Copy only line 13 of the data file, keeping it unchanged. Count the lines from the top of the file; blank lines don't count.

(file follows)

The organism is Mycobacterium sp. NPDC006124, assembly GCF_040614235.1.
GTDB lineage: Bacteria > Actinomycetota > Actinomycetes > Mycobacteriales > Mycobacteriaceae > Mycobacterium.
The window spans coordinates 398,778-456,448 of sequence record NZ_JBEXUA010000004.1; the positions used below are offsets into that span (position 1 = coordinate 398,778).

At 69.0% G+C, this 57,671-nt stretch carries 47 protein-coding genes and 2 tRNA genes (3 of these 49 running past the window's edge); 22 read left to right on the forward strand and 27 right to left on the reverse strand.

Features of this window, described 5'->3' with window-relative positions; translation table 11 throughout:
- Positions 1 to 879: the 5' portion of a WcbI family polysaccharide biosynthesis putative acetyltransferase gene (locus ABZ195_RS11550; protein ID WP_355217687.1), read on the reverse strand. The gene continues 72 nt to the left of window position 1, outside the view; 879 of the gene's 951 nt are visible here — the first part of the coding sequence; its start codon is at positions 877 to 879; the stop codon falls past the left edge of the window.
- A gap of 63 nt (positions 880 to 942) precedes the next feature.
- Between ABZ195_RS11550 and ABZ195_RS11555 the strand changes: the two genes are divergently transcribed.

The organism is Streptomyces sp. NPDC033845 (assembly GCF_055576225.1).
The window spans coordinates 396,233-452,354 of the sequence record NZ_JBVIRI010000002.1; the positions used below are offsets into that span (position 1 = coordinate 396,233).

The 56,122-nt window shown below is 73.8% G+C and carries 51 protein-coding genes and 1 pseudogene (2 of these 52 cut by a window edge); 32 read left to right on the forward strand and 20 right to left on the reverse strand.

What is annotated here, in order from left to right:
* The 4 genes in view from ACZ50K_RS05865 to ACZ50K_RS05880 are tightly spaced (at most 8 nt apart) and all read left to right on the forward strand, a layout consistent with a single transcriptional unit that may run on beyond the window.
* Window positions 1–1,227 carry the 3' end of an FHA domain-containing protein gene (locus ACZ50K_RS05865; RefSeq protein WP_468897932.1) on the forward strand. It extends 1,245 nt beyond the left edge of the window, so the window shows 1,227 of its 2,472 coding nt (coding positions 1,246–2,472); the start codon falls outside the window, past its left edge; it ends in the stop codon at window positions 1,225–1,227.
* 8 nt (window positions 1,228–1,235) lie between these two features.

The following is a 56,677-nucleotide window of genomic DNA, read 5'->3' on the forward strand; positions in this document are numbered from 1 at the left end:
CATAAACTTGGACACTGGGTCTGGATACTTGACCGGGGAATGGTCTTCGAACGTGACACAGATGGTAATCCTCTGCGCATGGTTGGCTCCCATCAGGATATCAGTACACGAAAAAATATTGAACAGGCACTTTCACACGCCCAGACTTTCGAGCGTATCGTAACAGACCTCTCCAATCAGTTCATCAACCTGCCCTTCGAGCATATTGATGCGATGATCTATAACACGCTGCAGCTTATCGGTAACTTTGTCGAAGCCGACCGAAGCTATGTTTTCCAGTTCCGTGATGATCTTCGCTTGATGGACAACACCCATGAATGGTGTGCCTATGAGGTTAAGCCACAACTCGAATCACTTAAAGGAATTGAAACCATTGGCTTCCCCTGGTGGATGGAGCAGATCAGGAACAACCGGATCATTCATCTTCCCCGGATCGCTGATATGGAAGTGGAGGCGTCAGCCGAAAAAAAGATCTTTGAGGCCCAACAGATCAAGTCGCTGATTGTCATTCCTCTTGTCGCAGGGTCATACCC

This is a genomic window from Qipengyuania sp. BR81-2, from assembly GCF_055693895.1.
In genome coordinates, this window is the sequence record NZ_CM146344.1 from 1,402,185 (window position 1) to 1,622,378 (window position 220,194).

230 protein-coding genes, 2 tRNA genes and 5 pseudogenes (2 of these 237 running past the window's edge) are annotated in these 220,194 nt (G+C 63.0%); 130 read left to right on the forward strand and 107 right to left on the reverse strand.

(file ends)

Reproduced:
* The 4 genes in view from ACZ50K_RS05865 to ACZ50K_RS05880 are tightly spaced (at most 8 nt apart) and all read left to right on the forward strand, a layout consistent with a single transcriptional unit that may run on beyond the window.